Ludum Dare 43 Post-Mortem

Queltris

We made another game for the latest Ludum Dare game jam. It’s called QUELTRIS, and you can play it right here.

In this post I want to describe the game design process: how we came up with the idea, how the initial idea wasn’t fun at all, and how we turned that around to find something that was worth playing.

The idea

The theme this time was Sacrifices must be made. We started by brainstorming around that theme, trying to find an interesting setting and a gameplay idea that would fit. We took the theme rather literally and quickly gravitated around the idea of an Aztec god asking you to sacrifice pawns.

On the gameplay side, I suggested to do a match-3 (think Bejeweled). Partly because we had been playing PuyoPuyo vs. Tetris the night before, and partly because I thought it was an easier target for the allotted 72 hours. In Münster, not only the game was much shorter than envisioned, but the gameplay felt wonky due to falling short on time. For Bright Plateau we did manage to make a decent-sized game (for a Ludum Dare), but as I designed the levels the last day, we didn’t know how fun the game would end up being until a few hours before the deadline. This time, we focused on getting a good gameplay first.

Bejeweled Block Out QbQbQb

Of course, we didn’t want to just do a Bejeweled clone, so we sketched some ideas on how to iterate on the formula in an original way: maybe using a different swap mechanism? Or changing the grid? We looked at QbQbQb, a game where you put pieces around a planet, and at Block Out, a first-person Tetris that has you looking down the well in 3D as a tetromino.

Trying to sketch how a circle grid would work for us, Merwan had an idea: what if we had a round, bottomless well, and the player would sacrifice pieces by push them down the well? We both instantly loved that idea: it was a simple mechanism (push) that perfectly fitted the theme (sacrifice).

Now, at this point we didn’t know if the idea was enough. We had a good idea, but needed to see it in motion. I started making a playable prototype while Merwan began working on the visuals.

The prototype

At 21:19 on the first day we had a playable prototype:

The player moves the white triangle at the top to switch columns, and can push the current column down in order to match three of more pieces of the same color. Every move consumes blood from the gauge, while making matches fills it back. When the gauge is empty, you lose.

The first thing to note is that it is nearly a complete game. In that sense, our focus on prototyping was a success. Adding a little polish here and there, and we could have submitted it! Needless to say, we felt pretty good about our progress.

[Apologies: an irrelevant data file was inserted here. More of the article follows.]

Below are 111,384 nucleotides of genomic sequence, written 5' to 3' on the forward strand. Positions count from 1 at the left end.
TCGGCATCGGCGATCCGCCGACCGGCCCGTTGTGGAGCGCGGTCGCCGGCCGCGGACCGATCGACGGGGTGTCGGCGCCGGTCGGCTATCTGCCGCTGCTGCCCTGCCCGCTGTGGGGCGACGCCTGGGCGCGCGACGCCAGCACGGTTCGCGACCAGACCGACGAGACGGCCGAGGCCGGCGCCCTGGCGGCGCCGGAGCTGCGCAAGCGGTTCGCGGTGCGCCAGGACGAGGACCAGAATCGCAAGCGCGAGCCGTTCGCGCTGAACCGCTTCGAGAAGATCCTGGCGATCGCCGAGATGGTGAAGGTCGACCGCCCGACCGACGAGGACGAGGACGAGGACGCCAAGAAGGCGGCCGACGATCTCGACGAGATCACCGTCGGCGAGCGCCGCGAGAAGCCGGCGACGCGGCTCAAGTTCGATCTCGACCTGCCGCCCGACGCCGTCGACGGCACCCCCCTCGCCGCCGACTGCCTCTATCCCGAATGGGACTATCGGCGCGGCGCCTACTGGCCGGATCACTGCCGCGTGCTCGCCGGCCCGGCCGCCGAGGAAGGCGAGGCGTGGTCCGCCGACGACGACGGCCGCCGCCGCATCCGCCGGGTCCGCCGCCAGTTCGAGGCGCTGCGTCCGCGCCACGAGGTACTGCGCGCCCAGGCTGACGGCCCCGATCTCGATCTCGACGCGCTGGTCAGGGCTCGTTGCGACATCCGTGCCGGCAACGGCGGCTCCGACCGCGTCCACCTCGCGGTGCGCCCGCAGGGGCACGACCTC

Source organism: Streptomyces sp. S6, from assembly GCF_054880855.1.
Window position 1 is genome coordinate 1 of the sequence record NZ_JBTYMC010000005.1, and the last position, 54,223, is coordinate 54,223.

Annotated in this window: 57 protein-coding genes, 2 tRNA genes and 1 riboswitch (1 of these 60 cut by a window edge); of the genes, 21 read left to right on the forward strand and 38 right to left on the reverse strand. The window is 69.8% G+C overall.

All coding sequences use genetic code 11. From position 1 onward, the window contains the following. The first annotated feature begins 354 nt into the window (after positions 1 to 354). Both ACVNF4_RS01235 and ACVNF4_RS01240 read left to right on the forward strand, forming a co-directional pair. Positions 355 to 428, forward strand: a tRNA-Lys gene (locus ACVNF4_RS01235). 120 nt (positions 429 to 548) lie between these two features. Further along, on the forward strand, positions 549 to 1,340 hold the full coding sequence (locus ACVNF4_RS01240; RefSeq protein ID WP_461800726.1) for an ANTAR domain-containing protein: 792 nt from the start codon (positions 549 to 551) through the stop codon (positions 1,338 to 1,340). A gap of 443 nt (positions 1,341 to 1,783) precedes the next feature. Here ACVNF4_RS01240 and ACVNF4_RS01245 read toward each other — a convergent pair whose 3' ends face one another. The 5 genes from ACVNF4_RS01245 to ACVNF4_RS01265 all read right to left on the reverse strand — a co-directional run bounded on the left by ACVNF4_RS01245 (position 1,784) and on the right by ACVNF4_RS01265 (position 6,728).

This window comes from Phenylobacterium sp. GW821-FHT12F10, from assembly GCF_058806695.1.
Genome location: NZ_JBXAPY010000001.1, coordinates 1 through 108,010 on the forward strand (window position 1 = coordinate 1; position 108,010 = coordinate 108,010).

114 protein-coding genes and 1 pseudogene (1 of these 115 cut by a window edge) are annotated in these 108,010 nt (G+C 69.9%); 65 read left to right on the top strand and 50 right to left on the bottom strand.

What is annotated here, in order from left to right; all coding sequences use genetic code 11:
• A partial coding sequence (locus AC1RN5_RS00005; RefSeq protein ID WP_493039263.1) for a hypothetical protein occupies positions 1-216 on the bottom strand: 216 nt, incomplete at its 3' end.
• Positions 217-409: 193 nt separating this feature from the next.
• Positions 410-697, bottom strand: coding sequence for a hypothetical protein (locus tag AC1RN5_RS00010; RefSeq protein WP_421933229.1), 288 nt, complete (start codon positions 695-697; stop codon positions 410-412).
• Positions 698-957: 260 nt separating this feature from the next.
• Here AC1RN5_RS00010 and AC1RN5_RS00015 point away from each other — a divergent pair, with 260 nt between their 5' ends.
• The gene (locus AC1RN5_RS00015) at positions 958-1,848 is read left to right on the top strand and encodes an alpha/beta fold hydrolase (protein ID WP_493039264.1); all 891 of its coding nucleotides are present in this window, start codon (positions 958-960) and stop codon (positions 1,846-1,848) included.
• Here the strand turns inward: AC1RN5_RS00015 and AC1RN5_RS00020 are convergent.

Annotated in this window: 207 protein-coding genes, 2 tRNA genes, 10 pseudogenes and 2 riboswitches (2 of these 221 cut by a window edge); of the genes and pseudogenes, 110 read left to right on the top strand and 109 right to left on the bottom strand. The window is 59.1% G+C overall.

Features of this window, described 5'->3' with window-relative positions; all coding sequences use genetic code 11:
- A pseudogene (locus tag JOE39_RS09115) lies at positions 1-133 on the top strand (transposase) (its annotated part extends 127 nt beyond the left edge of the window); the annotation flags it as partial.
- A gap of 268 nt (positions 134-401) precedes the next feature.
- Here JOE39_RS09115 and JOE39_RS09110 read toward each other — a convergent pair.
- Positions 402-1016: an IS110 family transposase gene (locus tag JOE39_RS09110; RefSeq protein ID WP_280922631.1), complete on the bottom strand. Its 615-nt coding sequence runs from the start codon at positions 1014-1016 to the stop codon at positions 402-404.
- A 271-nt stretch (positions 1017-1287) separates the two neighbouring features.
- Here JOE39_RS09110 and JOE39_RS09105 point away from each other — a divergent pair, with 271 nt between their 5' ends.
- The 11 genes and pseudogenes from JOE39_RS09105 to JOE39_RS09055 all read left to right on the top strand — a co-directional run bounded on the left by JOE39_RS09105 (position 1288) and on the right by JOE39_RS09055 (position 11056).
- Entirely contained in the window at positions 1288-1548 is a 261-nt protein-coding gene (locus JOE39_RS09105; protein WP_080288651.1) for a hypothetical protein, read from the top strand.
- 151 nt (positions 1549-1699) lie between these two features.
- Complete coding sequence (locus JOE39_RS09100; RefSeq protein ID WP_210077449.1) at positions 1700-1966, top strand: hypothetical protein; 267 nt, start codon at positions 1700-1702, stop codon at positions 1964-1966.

Except for one thing: the game wasn’t fun. At all.

In the video above I’m just pressing buttons at random, without thinking about whether my move will make a match. I don’t need to: most moves will make a match. Since we are moving a whole column down, 7 pieces change position, making 7 places for a potential match. As I keep pressing the down button, I make many matches, just at random. The game does not challenge me, so I’m not engaging with the game. It’s just not fun.

The blood gauge was actually an addition I made after finding out that the push mechanism was simply not enough. Adding the gauge was supposed to force the player to consider each move, but as matches were easily made, the balance was still off.

We were in a crisis. We had a good idea, or a least we thought we did, but it wasn’t fun. How could we salvage it?

Finding the fun

We can feel when a game isn’t fun, but how do we add fun back in? How do we improve the mechanisms?

A first step is to understand why the game isn’t fun in the first place. Here, I feel the game is lacking meaningful choices. At any given time, the player has three moves at his disposal: move left, move right, and push the column down. Now, a low number of low-level moves isn’t necessarily a bad thing; some games manage with as many, or even fewer. What is more important is what decisions these moves enable. There are seven columns, and the player has to choose one column to push down in order to progress; that’s exactly seven choices at a given time. Seven is a low number of alternatives to weight, which might make the game trivial. But worse: actually weighing these alternatives is pointless, since matches come so easily. You can pick any column, push it down a few times without thinking about it, and you will probably make a match. If you don’t, just move to the next column. Even if you try to play thoughtfully, looking for matches is trivial. Since we have too few interesting decisions to make, the game ends up feeling boring.

Doubt cast over our enthusiasm. After grabbing a bite, we looked at how other games with similar mechanisms managed to be fun. Tetris mixes two levels of decisions: at the tactical level you have to move the falling pieces where they won’t create too many holes, and at the strategical level you have to think about leaving space for an eventual ‘I’ piece. PuyoPuyo has the same depth, but here the strategy is about scaffolding for combos long, juicy combos. In both these games, the player is constantly trying to clear the well while the game keeps throwing more stuff to handle, which creates a nice tension. In Bejeweled and Hexic the tension arises by creating matches while managing the random pieces coming from the top. Both also have strategic aspects: Bejeweled lets you setup combos for more points, and Hexic requires you to build “flowers” patterns in order to win.

Tetris Candy Crisis Hexic

Other games succeed at using match-3 mechanism on the tactical level, but mixing that with another genre altogether at the strategic level. In Might and Magic: Clash of Heroes the strategic level is about managing your pieces to launch attacks at your opponent while keeping enough pieces around to defend yourself. In Puzzle Quest, the match-3 mechanism is greatly enhanced by the character-building aspects taken from role-playing games. Henry Hatsworth in the Puzzling Adventure mixes match-3 and platformers, while 10000000 uses match-3 at the tactical level to power a dungeon crawler. Although combining genres this way can make for an excellent game, we wanted a simpler game . After all, Tetris is fun enough on its own!